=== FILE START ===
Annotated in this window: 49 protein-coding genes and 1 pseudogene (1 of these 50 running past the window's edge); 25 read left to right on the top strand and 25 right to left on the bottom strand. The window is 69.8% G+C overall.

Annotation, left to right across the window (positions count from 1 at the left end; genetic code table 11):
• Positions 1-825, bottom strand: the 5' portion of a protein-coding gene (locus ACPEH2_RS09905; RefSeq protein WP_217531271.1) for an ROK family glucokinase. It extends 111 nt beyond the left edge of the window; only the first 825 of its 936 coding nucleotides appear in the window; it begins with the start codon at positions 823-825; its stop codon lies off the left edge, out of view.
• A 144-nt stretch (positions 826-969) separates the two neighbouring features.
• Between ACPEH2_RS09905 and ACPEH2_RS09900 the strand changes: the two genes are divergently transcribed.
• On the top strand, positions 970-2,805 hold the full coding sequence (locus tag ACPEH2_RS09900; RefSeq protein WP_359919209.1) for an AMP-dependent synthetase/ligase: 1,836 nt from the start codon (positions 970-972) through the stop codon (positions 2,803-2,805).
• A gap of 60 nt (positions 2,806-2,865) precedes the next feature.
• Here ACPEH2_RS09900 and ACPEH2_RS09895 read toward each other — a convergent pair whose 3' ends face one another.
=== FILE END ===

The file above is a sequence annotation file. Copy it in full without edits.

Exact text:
Annotated in this window: 49 protein-coding genes and 1 pseudogene (1 of these 50 running past the window's edge); 25 read left to right on the top strand and 25 right to left on the bottom strand. The window is 69.8% G+C overall.

Annotation, left to right across the window (positions count from 1 at the left end; genetic code table 11):
• Positions 1-825, bottom strand: the 5' portion of a protein-coding gene (locus ACPEH2_RS09905; RefSeq protein WP_217531271.1) for an ROK family glucokinase. It extends 111 nt beyond the left edge of the window; only the first 825 of its 936 coding nucleotides appear in the window; it begins with the start codon at positions 823-825; its stop codon lies off the left edge, out of view.
• A 144-nt stretch (positions 826-969) separates the two neighbouring features.
• Between ACPEH2_RS09905 and ACPEH2_RS09900 the strand changes: the two genes are divergently transcribed.
• On the top strand, positions 970-2,805 hold the full coding sequence (locus tag ACPEH2_RS09900; RefSeq protein WP_359919209.1) for an AMP-dependent synthetase/ligase: 1,836 nt from the start codon (positions 970-972) through the stop codon (positions 2,803-2,805).
• A gap of 60 nt (positions 2,806-2,865) precedes the next feature.
• Here ACPEH2_RS09900 and ACPEH2_RS09895 read toward each other — a convergent pair whose 3' ends face one another.